The $1 Million TED Talk

Bryan Stevenson didn’t want to go to TED, the genre-defying annual conference full of big thinkers and big ideas. He brushed it off, claimed he was too busy and, besides, he didn’t know anything about it. He was preparing for a big case that was just days away – one that could result in a total ban on juveniles being sentenced to life without parole. Winning the case is a cornerstone goal of a litigation campaign by Equal Justice Initiative (EJI), the Alabama nonprofit Stevenson founded to fight discrimination and injustice in the legal system. “Well, I have to say I wasn’t really interested in going,” Stevenson said in a recent interview.

Suspense Builds in Advance of Supreme Court Ruling on Juvenile Sentencing

WASHINGTON - While most of the nation anxiously awaits a ruling by the U.S. Supreme Court on the constitutionality of the federal health care law, juvenile justice reform advocates are on tenterhooks over a ruling expected next week over mandatory sentencing of juveniles to life without parole. At stake is the question of whether it is cruel and unusual punishment to put minors in prison for the rest of their lives without any possibility of release, even if they killed someone or were involved in a murder, without considering their age or circumstances. The court’s ruling will be on two separate but related cases involving two 14-year-old boys sentenced to life without parole under mandatory sentencing laws in their states, Alabama and Arkansas. On two previous occasions, the Supreme Court has affirmed that under the Eighth Amendment, juveniles could not be given death sentences or life sentences without parole for crimes other than murder because to do so would be excessive. Now, it must decide whether it is excessive for states to do so even in the case of murder or manslaughter.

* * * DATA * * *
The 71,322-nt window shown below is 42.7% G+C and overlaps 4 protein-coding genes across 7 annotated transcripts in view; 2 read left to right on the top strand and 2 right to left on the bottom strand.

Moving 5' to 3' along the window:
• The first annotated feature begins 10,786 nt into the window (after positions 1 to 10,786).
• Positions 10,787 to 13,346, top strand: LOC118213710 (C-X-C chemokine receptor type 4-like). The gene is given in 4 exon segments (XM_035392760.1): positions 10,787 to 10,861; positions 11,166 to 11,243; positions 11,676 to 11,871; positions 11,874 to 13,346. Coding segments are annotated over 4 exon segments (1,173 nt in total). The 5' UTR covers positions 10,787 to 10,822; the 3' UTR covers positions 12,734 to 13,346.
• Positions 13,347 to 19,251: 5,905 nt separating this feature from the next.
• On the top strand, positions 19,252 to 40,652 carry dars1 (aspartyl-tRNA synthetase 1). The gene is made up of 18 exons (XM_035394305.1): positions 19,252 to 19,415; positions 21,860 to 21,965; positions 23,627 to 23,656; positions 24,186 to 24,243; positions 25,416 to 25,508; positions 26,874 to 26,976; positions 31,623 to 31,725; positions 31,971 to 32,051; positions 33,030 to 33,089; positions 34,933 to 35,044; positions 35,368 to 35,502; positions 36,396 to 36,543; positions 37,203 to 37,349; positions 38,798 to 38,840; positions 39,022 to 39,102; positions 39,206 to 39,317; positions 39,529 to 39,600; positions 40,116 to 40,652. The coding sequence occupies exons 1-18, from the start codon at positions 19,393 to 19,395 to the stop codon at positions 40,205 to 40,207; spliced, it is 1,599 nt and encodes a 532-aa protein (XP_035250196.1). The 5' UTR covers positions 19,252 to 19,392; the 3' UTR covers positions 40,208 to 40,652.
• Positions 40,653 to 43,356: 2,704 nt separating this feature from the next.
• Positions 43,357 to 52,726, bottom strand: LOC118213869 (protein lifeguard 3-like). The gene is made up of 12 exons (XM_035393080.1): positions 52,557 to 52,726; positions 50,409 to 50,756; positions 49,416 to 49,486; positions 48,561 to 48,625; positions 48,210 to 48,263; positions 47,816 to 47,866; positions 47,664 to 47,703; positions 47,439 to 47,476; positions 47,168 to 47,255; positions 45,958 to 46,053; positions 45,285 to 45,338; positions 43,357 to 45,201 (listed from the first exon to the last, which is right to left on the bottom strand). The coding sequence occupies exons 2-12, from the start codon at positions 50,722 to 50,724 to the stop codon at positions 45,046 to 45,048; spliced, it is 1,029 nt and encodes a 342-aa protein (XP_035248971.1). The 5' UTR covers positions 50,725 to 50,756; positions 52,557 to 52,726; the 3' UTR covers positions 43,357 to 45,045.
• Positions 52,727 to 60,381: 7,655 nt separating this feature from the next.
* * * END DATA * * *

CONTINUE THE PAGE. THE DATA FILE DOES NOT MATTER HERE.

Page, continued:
More Health Insurance Providers Back Coverage for Adult Children

WASHINGTON - Three major health insurance companies have announced they will continue to provide coverage to dependent children on family plans until the age of 26 -- a popular part of the federal health care reform law of 2010 -- regardless of how the U.S. Supreme Court rules on the law’s constitutionality later this month. The announcements by United Healthcare, Aetna and Humana have put competitive pressure on other large insurance providers such as the Blue Cross Blue Shield Association, WellPoint and CIGNA, which have yet to follow suit. “The speculation is that many customers have come to expect certain measures in their policies and it’ll be hard to take those back,” Devon Harrick, a senior economist at the National Center for Policy Analysis, told Youth Today. But it remains to be seen how long insurance companies keep those provisions as part of their plans, especially if the U.S. Supreme Court strikes down the Patient Protection and Affordable Care Act (informally called “Obamacare”) or if competitors begin to offer less expensive, stripped-down policies some months down the line, Harrick cautioned. Adults between the ages of 18 and 24 experienced the greatest gains in health coverage of any age group since the passage of the law.

Laws Sending Kids to Adult Court at Issue in New Jersey High Court